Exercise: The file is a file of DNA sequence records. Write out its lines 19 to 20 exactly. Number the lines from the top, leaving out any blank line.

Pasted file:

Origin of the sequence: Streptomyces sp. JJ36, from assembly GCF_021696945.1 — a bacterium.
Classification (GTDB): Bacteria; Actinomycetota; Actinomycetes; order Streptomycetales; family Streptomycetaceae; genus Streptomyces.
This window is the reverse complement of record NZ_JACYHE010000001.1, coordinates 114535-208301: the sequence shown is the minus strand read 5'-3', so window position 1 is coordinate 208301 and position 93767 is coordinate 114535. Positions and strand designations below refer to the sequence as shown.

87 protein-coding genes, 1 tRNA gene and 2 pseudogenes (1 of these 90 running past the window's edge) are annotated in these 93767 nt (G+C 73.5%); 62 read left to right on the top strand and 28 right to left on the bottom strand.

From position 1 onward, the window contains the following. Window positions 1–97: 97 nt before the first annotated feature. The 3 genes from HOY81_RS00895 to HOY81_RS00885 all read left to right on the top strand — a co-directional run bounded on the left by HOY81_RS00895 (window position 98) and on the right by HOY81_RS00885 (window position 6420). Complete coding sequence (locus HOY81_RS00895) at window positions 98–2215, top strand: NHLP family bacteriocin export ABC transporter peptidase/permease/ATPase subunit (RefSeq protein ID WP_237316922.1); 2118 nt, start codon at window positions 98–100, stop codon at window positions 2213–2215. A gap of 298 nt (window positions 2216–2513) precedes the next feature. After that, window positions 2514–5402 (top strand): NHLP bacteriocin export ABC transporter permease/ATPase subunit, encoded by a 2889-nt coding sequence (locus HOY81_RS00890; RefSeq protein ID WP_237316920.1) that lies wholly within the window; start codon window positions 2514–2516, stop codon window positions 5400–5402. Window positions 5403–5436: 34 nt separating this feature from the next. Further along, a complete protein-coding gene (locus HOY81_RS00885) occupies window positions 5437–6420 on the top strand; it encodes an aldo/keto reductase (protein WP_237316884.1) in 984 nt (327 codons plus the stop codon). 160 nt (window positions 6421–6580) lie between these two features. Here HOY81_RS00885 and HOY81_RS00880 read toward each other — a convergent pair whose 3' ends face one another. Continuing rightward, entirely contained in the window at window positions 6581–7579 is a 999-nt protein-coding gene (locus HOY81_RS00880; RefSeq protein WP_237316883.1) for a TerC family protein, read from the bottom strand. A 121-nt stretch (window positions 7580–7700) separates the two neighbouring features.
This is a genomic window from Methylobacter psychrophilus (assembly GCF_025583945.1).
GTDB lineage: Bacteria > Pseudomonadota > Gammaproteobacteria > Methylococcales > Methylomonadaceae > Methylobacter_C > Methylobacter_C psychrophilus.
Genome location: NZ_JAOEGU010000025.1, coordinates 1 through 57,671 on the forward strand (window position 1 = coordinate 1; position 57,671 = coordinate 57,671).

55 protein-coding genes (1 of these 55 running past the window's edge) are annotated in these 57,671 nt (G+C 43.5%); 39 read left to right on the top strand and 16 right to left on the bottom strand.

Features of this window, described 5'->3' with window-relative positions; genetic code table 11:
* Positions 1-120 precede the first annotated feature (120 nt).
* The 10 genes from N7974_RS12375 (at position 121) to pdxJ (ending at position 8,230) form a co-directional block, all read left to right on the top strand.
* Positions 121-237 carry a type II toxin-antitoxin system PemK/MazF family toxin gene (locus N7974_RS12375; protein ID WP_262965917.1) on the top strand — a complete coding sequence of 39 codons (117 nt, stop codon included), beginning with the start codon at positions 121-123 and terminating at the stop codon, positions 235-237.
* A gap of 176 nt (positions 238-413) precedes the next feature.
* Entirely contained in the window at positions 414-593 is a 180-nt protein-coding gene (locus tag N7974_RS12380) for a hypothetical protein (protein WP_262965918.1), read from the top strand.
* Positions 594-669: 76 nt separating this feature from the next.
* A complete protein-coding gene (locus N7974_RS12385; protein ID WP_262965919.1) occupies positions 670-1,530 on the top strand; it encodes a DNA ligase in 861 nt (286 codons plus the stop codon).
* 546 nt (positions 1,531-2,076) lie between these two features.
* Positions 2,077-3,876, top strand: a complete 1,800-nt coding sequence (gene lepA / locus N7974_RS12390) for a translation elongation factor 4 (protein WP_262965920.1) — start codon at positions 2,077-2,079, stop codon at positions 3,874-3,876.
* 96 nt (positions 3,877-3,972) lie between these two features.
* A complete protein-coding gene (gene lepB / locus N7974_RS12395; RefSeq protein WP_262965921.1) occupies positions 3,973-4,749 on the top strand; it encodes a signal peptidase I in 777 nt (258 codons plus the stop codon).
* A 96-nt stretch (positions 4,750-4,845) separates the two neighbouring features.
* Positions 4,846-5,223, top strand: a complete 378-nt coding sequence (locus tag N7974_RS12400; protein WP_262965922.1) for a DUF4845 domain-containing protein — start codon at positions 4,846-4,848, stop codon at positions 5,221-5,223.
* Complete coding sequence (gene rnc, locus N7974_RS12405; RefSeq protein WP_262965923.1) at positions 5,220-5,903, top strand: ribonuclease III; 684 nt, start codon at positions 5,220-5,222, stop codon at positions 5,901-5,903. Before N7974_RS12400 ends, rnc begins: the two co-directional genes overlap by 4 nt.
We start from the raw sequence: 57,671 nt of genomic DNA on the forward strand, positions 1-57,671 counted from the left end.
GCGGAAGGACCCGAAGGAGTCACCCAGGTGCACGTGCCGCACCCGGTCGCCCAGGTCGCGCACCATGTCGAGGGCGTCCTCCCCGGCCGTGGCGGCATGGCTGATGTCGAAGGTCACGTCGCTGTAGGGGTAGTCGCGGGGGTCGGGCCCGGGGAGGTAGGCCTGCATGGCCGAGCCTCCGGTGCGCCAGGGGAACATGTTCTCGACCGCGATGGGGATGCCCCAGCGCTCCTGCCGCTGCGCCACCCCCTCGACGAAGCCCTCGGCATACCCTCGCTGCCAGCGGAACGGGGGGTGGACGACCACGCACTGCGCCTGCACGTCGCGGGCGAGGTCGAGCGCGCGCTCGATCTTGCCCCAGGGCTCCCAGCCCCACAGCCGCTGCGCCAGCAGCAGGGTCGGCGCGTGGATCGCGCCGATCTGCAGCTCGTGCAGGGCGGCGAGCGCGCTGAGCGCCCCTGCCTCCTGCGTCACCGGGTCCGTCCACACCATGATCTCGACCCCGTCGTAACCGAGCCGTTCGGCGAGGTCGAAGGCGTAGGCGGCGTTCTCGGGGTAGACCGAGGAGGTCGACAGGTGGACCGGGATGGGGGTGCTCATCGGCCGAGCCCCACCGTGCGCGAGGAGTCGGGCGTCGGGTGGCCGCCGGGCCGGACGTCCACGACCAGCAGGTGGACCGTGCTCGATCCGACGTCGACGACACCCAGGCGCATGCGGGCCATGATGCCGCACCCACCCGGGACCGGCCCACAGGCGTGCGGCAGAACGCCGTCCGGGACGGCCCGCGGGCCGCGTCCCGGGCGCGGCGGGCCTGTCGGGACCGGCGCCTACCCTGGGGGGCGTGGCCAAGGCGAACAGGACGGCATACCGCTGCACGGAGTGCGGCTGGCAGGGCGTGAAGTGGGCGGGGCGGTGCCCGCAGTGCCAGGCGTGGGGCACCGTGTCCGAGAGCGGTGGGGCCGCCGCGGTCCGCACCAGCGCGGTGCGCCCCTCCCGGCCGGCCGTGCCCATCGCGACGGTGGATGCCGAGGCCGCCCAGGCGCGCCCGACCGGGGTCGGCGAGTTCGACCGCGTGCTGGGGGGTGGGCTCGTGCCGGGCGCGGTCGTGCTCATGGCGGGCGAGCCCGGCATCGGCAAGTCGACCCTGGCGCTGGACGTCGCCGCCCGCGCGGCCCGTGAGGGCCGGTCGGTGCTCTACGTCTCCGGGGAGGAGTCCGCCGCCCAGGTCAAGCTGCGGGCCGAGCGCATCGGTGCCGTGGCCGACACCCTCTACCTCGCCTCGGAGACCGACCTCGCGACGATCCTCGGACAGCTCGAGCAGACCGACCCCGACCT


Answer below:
* Positions 2,077-3,876, top strand: a complete 1,800-nt coding sequence (gene lepA / locus N7974_RS12390) for a translation elongation factor 4 (protein WP_262965920.1) — start codon at positions 2,077-2,079, stop codon at positions 3,874-3,876.
* 96 nt (positions 3,877-3,972) lie between these two features.